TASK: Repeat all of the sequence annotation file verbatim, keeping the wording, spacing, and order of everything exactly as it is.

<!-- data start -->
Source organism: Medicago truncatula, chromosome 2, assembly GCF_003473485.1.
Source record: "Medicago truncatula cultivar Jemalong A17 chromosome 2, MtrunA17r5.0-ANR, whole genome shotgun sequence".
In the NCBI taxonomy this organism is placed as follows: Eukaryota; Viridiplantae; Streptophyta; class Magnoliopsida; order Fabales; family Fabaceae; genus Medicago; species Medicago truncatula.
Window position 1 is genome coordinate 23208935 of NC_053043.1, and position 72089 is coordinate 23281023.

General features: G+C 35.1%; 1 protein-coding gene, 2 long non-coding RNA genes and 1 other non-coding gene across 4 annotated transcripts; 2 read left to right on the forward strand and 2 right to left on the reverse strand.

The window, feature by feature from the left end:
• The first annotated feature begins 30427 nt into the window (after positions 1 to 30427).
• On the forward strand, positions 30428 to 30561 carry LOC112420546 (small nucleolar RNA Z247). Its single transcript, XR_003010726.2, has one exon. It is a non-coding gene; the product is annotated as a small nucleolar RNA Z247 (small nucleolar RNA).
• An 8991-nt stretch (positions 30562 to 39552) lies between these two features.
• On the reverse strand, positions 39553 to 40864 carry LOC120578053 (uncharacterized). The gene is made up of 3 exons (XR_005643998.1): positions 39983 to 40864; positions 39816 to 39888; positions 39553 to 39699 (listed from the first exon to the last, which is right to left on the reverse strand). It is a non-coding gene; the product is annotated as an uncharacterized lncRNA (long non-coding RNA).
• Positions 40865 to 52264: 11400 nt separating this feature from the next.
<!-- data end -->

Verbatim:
Source organism: Medicago truncatula, chromosome 2, assembly GCF_003473485.1.
Source record: "Medicago truncatula cultivar Jemalong A17 chromosome 2, MtrunA17r5.0-ANR, whole genome shotgun sequence".
In the NCBI taxonomy this organism is placed as follows: Eukaryota; Viridiplantae; Streptophyta; class Magnoliopsida; order Fabales; family Fabaceae; genus Medicago; species Medicago truncatula.
Window position 1 is genome coordinate 23208935 of NC_053043.1, and position 72089 is coordinate 23281023.

General features: G+C 35.1%; 1 protein-coding gene, 2 long non-coding RNA genes and 1 other non-coding gene across 4 annotated transcripts; 2 read left to right on the forward strand and 2 right to left on the reverse strand.

The window, feature by feature from the left end:
• The first annotated feature begins 30427 nt into the window (after positions 1 to 30427).
• On the forward strand, positions 30428 to 30561 carry LOC112420546 (small nucleolar RNA Z247). Its single transcript, XR_003010726.2, has one exon. It is a non-coding gene; the product is annotated as a small nucleolar RNA Z247 (small nucleolar RNA).
• An 8991-nt stretch (positions 30562 to 39552) lies between these two features.
• On the reverse strand, positions 39553 to 40864 carry LOC120578053 (uncharacterized). The gene is made up of 3 exons (XR_005643998.1): positions 39983 to 40864; positions 39816 to 39888; positions 39553 to 39699 (listed from the first exon to the last, which is right to left on the reverse strand). It is a non-coding gene; the product is annotated as an uncharacterized lncRNA (long non-coding RNA).
• Positions 40865 to 52264: 11400 nt separating this feature from the next.